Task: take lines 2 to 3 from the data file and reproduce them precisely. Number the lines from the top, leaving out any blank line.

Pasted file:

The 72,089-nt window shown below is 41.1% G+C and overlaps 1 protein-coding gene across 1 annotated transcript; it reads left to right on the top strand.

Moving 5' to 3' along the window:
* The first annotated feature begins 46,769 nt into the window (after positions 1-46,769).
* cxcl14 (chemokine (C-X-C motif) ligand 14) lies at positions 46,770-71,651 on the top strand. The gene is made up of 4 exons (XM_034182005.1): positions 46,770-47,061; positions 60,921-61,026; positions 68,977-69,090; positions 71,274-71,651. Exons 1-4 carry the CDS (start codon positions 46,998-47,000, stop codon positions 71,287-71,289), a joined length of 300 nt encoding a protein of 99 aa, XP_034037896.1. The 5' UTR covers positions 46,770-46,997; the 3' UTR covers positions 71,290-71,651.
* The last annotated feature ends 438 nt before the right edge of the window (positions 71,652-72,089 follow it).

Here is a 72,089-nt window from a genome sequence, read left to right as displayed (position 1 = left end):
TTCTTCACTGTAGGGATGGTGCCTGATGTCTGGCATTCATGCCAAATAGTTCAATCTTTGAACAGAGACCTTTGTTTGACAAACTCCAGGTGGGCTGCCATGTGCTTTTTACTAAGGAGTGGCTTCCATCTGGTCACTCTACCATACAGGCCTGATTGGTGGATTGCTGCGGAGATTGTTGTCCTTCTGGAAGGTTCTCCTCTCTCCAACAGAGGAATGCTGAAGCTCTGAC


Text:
Moving 5' to 3' along the window:
* The first annotated feature begins 46,769 nt into the window (after positions 1-46,769).